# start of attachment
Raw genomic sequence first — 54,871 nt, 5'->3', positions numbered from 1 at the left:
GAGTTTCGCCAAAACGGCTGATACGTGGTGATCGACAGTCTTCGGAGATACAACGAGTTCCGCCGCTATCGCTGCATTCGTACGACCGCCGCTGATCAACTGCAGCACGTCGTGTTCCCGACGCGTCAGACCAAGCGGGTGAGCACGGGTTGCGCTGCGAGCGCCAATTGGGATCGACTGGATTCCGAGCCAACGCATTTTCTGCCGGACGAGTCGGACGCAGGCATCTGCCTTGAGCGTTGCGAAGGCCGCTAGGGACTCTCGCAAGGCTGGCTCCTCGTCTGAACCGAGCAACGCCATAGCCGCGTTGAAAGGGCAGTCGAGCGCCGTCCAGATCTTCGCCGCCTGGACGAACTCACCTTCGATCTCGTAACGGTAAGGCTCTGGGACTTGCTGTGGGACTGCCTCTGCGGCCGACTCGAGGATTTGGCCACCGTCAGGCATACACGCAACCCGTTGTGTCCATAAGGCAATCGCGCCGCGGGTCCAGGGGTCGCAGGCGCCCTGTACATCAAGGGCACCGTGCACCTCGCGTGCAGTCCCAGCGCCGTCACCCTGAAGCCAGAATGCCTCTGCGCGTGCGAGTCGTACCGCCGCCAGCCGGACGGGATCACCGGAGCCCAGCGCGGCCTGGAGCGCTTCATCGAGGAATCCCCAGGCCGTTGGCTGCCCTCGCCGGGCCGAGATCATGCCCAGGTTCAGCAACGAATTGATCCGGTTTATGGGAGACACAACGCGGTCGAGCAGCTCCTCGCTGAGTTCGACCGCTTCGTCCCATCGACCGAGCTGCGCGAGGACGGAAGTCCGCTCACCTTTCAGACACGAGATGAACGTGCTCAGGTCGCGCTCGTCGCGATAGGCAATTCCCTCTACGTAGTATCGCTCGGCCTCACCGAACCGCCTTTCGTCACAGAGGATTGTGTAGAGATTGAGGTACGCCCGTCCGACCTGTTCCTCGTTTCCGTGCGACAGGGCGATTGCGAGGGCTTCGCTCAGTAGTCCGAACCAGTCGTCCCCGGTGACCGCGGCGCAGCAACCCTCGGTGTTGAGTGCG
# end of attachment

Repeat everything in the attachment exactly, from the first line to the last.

Raw genomic sequence first — 54,871 nt, 5'->3', positions numbered from 1 at the left:
GAGTTTCGCCAAAACGGCTGATACGTGGTGATCGACAGTCTTCGGAGATACAACGAGTTCCGCCGCTATCGCTGCATTCGTACGACCGCCGCTGATCAACTGCAGCACGTCGTGTTCCCGACGCGTCAGACCAAGCGGGTGAGCACGGGTTGCGCTGCGAGCGCCAATTGGGATCGACTGGATTCCGAGCCAACGCATTTTCTGCCGGACGAGTCGGACGCAGGCATCTGCCTTGAGCGTTGCGAAGGCCGCTAGGGACTCTCGCAAGGCTGGCTCCTCGTCTGAACCGAGCAACGCCATAGCCGCGTTGAAAGGGCAGTCGAGCGCCGTCCAGATCTTCGCCGCCTGGACGAACTCACCTTCGATCTCGTAACGGTAAGGCTCTGGGACTTGCTGTGGGACTGCCTCTGCGGCCGACTCGAGGATTTGGCCACCGTCAGGCATACACGCAACCCGTTGTGTCCATAAGGCAATCGCGCCGCGGGTCCAGGGGTCGCAGGCGCCCTGTACATCAAGGGCACCGTGCACCTCGCGTGCAGTCCCAGCGCCGTCACCCTGAAGCCAGAATGCCTCTGCGCGTGCGAGTCGTACCGCCGCCAGCCGGACGGGATCACCGGAGCCCAGCGCGGCCTGGAGCGCTTCATCGAGGAATCCCCAGGCCGTTGGCTGCCCTCGCCGGGCCGAGATCATGCCCAGGTTCAGCAACGAATTGATCCGGTTTATGGGAGACACAACGCGGTCGAGCAGCTCCTCGCTGAGTTCGACCGCTTCGTCCCATCGACCGAGCTGCGCGAGGACGGAAGTCCGCTCACCTTTCAGACACGAGATGAACGTGCTCAGGTCGCGCTCGTCGCGATAGGCAATTCCCTCTACGTAGTATCGCTCGGCCTCACCGAACCGCCTTTCGTCACAGAGGATTGTGTAGAGATTGAGGTACGCCCGTCCGACCTGTTCCTCGTTTCCGTGCGACAGGGCGATTGCGAGGGCTTCGCTCAGTAGTCCGAACCAGTCGTCCCCGGTGACCGCGGCGCAGCAACCCTCGGTGTTGAGTGCG